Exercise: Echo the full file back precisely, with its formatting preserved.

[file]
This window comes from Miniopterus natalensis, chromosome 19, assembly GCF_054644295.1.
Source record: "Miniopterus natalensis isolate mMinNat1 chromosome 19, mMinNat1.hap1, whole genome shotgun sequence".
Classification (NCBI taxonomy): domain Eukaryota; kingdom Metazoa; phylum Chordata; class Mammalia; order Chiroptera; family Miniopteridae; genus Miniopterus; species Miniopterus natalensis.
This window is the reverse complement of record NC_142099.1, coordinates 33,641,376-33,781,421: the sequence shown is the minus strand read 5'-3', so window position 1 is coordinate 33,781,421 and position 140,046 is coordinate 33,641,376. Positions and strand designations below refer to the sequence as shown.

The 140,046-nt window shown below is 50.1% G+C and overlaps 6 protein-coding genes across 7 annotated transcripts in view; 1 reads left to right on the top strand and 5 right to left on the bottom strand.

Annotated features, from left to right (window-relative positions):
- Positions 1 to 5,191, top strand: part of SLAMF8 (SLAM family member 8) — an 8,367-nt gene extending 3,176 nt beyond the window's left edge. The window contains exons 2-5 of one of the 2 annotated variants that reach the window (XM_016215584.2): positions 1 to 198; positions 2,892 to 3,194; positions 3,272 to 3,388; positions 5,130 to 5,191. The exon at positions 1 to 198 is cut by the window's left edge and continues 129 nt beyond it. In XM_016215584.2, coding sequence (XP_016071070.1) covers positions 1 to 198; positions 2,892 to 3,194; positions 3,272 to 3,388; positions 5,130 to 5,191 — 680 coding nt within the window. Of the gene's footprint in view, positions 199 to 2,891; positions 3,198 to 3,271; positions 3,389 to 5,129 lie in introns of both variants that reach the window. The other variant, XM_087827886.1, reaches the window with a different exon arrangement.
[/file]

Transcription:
This window comes from Miniopterus natalensis, chromosome 19, assembly GCF_054644295.1.
Source record: "Miniopterus natalensis isolate mMinNat1 chromosome 19, mMinNat1.hap1, whole genome shotgun sequence".
Classification (NCBI taxonomy): domain Eukaryota; kingdom Metazoa; phylum Chordata; class Mammalia; order Chiroptera; family Miniopteridae; genus Miniopterus; species Miniopterus natalensis.
This window is the reverse complement of record NC_142099.1, coordinates 33,641,376-33,781,421: the sequence shown is the minus strand read 5'-3', so window position 1 is coordinate 33,781,421 and position 140,046 is coordinate 33,641,376. Positions and strand designations below refer to the sequence as shown.

The 140,046-nt window shown below is 50.1% G+C and overlaps 6 protein-coding genes across 7 annotated transcripts in view; 1 reads left to right on the top strand and 5 right to left on the bottom strand.

Annotated features, from left to right (window-relative positions):
- Positions 1 to 5,191, top strand: part of SLAMF8 (SLAM family member 8) — an 8,367-nt gene extending 3,176 nt beyond the window's left edge. The window contains exons 2-5 of one of the 2 annotated variants that reach the window (XM_016215584.2): positions 1 to 198; positions 2,892 to 3,194; positions 3,272 to 3,388; positions 5,130 to 5,191. The exon at positions 1 to 198 is cut by the window's left edge and continues 129 nt beyond it. In XM_016215584.2, coding sequence (XP_016071070.1) covers positions 1 to 198; positions 2,892 to 3,194; positions 3,272 to 3,388; positions 5,130 to 5,191 — 680 coding nt within the window. Of the gene's footprint in view, positions 199 to 2,891; positions 3,198 to 3,271; positions 3,389 to 5,129 lie in introns of both variants that reach the window. The other variant, XM_087827886.1, reaches the window with a different exon arrangement.